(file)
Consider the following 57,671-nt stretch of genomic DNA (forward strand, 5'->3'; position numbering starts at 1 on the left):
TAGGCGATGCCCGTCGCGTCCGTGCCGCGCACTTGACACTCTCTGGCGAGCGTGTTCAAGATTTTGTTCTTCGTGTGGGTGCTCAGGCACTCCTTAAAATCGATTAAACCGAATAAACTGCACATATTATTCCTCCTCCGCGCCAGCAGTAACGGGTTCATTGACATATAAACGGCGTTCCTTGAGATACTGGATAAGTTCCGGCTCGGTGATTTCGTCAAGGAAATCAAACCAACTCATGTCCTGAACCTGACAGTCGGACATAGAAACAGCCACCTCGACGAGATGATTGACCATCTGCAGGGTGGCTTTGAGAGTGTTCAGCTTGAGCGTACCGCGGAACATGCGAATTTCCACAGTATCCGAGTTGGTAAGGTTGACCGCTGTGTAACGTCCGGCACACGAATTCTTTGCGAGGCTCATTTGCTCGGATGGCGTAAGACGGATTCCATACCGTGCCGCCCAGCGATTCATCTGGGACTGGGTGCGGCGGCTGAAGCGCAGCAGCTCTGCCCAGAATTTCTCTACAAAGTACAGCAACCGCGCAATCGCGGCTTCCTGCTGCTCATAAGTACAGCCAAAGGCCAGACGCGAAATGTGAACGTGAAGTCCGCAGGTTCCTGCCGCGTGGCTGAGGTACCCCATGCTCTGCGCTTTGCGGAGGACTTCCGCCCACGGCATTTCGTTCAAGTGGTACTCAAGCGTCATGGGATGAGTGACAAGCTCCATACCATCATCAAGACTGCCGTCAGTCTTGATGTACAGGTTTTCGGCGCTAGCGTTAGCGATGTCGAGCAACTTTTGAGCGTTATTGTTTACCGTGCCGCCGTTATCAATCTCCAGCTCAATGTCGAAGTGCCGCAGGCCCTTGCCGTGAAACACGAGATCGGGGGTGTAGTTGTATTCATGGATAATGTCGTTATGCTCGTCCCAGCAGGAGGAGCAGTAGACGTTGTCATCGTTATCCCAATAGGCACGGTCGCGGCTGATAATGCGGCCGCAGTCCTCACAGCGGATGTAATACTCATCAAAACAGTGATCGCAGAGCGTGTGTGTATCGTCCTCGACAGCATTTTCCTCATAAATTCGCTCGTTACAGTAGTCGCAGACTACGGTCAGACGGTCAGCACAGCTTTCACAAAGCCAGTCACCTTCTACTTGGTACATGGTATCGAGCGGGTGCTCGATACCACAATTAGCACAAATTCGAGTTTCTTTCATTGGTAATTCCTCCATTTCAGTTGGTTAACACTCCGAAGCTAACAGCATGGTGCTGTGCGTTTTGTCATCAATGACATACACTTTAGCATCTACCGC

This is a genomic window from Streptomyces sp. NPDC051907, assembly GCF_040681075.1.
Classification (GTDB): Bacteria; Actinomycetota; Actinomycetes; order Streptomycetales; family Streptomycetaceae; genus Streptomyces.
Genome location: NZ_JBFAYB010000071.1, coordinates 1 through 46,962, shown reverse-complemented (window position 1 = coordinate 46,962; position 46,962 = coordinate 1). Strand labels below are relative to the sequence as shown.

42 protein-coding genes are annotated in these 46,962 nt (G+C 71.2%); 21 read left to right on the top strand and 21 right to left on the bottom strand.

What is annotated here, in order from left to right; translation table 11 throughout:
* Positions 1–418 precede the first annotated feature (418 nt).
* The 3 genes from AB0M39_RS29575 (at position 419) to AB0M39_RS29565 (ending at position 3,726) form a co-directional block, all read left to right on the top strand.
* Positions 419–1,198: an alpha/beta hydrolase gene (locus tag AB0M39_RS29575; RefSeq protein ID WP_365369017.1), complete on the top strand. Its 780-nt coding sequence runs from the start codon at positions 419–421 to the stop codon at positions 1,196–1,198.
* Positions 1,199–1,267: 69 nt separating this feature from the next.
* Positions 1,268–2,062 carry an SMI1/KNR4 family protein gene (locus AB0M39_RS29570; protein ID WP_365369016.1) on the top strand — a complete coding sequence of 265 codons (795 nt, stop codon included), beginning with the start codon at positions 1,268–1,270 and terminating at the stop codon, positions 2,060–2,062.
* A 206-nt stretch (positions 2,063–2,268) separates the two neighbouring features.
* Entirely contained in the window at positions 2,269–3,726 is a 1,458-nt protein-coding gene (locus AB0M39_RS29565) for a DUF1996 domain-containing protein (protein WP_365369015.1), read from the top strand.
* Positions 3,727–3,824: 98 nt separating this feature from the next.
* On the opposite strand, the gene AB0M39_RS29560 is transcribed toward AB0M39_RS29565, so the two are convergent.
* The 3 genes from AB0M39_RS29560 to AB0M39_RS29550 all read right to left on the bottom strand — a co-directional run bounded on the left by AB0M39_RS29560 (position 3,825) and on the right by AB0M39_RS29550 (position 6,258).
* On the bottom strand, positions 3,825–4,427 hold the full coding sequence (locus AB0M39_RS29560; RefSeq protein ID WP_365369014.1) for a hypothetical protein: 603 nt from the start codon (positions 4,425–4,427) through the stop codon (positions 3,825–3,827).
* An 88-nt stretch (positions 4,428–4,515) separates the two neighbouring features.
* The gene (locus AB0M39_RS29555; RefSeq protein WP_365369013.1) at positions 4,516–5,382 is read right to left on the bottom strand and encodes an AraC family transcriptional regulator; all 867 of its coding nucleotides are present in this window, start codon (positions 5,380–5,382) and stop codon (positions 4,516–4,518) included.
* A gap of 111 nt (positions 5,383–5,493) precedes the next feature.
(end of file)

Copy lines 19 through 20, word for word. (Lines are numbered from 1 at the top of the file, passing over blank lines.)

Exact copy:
* An 88-nt stretch (positions 4,428–4,515) separates the two neighbouring features.
* The gene (locus AB0M39_RS29555; RefSeq protein WP_365369013.1) at positions 4,516–5,382 is read right to left on the bottom strand and encodes an AraC family transcriptional regulator; all 867 of its coding nucleotides are present in this window, start codon (positions 5,380–5,382) and stop codon (positions 4,516–4,518) included.